The Side Effect –
The Terrible
Consequences of People's Immorality

REVIEW
by Diana Ushkar
17.11.2020
The Side Effect (2020) is a Russian horror movie which was shot by Aleksey Kazakov and released recently. The key point of interest from a horror perspective here is the Russian heathen and mythological motives which the film uses to scare us. It is mainly dedicated to magic of the witches that is revealed as the evil here. But the movie also focuses on some social aspects showing us that the main villains are people. And this makes The Side Effect more profound.
The plot may be divided into two sections: the story of a young couple and the story of a witch. It all begins with Andrey, a young architect, who comes to a mystical woman Mara, known to be a psychic, and asks for help. From his monologue we find out that some months ago he and his wife, Olga, became victims of a robbery. The villains had tried to rape Olga, while she was pregnant and so vulnerable, and actually caused her a lot of damage as consequenly she lost her baby. In the background of that tragedy Olga got psychological trauma and her relationship with Andrey was ruined. Besides, the main hero blames himself as he confesses of not being brave enough to save his love from such painful experience. That is why he asks Mara to help Olga forget that terrible accident, so he would be able to live with his wife happily again. Though Mara agrees and her motivation to help seems convincing, the intuition tells us that there's a trap. Mara uses the magic of funguses (from Russian mythology we may know that witches used funguses to fool and even kill people) and in one moment of time she ostensibly leaves the country and has no one to watch her funguses that are being grown in her flat. On this pretext she asks Andrey and Olga to move into her apartment for some time. After they do, terrible things start to occur. Olga sees ghosts that abduct her, but Andrey doesn't know how to save his wife until a strange little girl helps him to find the right way.

That girl was also the one to reveal Mara's story and motive to make Andrey suffer. Here's the second section telling us that a long time ago the evil witch was just a little girl who was stolen from her family during the Civil War in the beginning of the 20th century and made a mistress, though she was only about 10 years old. Mara recognized her own father who hadn't been brave enough to save his daughter from such terrible destiny in Andrey. Here is the point in which two stories are connected.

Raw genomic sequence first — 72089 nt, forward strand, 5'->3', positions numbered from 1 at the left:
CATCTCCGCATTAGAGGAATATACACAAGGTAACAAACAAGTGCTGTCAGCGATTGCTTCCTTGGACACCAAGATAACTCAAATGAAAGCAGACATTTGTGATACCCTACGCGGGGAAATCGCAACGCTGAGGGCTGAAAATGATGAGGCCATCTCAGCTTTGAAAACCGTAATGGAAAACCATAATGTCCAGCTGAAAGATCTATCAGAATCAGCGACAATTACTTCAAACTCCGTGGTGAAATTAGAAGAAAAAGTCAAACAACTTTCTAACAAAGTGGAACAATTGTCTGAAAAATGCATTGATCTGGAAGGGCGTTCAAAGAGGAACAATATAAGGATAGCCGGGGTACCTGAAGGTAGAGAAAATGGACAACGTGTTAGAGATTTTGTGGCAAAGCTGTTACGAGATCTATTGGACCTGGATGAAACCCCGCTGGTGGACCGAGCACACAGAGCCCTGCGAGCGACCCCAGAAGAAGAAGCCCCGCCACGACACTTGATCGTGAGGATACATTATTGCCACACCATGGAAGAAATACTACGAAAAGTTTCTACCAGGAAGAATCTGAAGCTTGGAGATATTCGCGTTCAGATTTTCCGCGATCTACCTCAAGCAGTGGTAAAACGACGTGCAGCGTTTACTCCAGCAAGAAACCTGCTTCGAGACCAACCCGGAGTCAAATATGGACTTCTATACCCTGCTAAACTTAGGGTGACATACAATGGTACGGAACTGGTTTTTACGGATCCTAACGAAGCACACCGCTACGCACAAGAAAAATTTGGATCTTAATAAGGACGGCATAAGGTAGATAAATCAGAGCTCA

Apart from the coherent plot, the movie has some other dignities. Firstly, it is vivid imagery which creates the atmosphere of horror. The camera jumps between the city landscapes and the mystical flat where our attention can focus on some interesting details. For example, the piano and the closed room are shown in such a dramatic manner that it makes us believe – these things themselves are capable of something terrible.

Another peculiarity is the soundtrack that fits perfectly in the frightening atmosphere, the music sounds in a minor and melancholy way and contains Slavic motives that reflect the theme of the movie. One of the most terrifying scenes is the one in an enchanted state where Olga sings a famous Russian lullaby and all her audience can't take their eyes off her as if they became bewitched. That really gave me the shivers.

Finally, I can say that the actors' work was great, though Alexandra Revenko (Mara) seemed a little bit miscast as far as her portrayal of the witch was upsettingly far-fetched.
Nevertheless, the intention of the film was in showing some urgent social issues through the mystical horror eye. During current events the idea that all the evil doesn't appear without a reason feels as sharp as ever and that is why the movie is important. If you want to feel the vibes of Halloween and contemplate on some important issues, this Russian horror is worth watching.
Made on
Tilda